Guardian provides forum for Palestinian terrorist Samer al-Issawi

Samer al-Issawi is a Palestinian who was arrested in April 2002 and sentenced to 26 years for attempted murder, belonging to a terror organization (Democratic Front for the Liberation of Palestine), and possession of weapons, arms and explosive materials.  His terror activities included firing a gun at Israeli civilians, indiscriminately firing an assault rifle at civilian buses, and manufacturing and distributing pipe bombs used in attacks on Israeli civilians.

Issawi was one of the Palestinian prisoners released in the Gilad Shalit prisoner exchange in October 2011, but was re-arrested in July 2102 for reportedly violating one of the conditions of his release.

Issawi has been on an intermittent hunger strike since shortly after his re-arrest – which has garnered sympathetic coverage from radical NGO’s, the Guardian, and some mainstream news outlets – and is currently being treated at an Israeli hospital.

On March 3, ‘Comment is Free’, consistent with their tradition of providing forums for Islamic extremists, and even leaders of terrorist groups which call for the murder of Jews, published a commentary by Issawi titled ‘We are fighting for all Palestinians.

samer

The piece, by Issawi or whomever wrote it on his behalf and successfully submitted it to CiF editors, represents an effort to humanize and normalize such terrorist ‘activism’, casting those who would attack civilians as ordinary, even righteous, political actors.  

The piece begins with the suggestion that Issawi’s “story” is really “no different from that of many other Palestinian young people”, and notes that the ‘hunger striking’ convicted terrorist is merely following in the tradition of ‘resistance’ charted by his grandfather and several of his siblings.

After explaining that the hunger strike was launched to protest against Issawi’s “illegal imprisonment”, Issawi or his sponsor, clearly understanding the dynamics of Western guilt, directs a demopathic appeal in the most theatrical and maudlin manner:

My health has deteriorated greatly, but I will continue my hunger strike until victory or martyrdom. This is my last remaining stone to throw at the tyrants and jailers in the face of the racist occupation that humiliates our people.

I draw my strength from all the free people in the world who want an end to the Israeli occupation. My weak heartbeat endures thanks to this solidarity and support; my weak voice gains its strength from voices that are louder, and can penetrate the prison walls.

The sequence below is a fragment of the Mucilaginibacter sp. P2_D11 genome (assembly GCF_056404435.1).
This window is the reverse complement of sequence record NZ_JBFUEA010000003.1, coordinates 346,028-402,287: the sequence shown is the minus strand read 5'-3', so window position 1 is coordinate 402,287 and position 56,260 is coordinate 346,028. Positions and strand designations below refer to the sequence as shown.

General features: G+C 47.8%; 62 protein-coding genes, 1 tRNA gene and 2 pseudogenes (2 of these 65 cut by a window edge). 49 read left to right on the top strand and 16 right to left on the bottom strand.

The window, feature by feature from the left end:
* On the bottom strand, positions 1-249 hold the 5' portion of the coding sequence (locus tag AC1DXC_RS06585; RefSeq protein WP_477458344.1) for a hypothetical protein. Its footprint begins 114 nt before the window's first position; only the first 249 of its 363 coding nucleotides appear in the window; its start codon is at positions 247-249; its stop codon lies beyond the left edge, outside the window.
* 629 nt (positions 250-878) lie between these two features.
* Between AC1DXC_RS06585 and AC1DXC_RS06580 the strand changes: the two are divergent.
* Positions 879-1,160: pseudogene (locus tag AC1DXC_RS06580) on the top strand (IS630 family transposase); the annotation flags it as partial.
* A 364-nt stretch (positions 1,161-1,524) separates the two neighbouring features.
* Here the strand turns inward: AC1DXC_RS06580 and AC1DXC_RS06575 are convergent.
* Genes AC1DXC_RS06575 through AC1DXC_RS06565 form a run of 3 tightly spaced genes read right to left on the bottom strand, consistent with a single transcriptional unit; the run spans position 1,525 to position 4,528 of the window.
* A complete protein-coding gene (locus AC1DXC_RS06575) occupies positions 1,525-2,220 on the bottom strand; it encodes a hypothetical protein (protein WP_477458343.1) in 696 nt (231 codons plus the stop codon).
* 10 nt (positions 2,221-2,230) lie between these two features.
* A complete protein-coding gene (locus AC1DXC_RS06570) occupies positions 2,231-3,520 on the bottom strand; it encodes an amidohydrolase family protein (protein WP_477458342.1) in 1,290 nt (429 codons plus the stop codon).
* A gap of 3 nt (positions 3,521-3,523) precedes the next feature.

My battle is not just for my own freedom. My fellow hunger strikers, Ayman, Tarik and Ja’afar, and I are fighting a battle for all Palestinians against the Israeli occupation and its prisons. What I endure is little compared to the sacrifice of Palestinians in Gaza, where thousands have died or been injured as a result of brutal Israeli attacks and an unprecedented and inhuman siege.

Issawi fancies himself selfless, a ‘freedom fighter’, a martyr, an anti-racist doing battle with the dark forces of Zionist tyranny. 

Now the political appeal:

However, more support is needed. Israel could not continue its oppression without the support of western governments. These governments, particularly the British, which has a historic responsibility for the tragedy of my people, should impose sanctions on the Israeli regime until it ends the occupation, recognises Palestinian rights, and frees all Palestinian political prisoners.

Issawi is asking “particularly” the British, whose brief felicity to the idea that Jews’ desire to re-establish their historic homeland should be honored renders so many vulnerable to the emotional pull of such political charlatanism, to pay penance by consigning the Jewish state to isolation until such time as all Palestinian “political prisoners” – an expansive definition of which includes those denied the ‘right’ to launch deadly projectiles at innocents – be freed.

Issawi’s ‘jailhouse letter’ at ‘Comment is Free’ represents not only another example of the Guardian Left’s inability to see past even the most risible charades of post-colonialism and anti-imperialism, but also what can only be described as a fetishization towards political violence which continues to make a mockery of every value the true left has historically embraced.  

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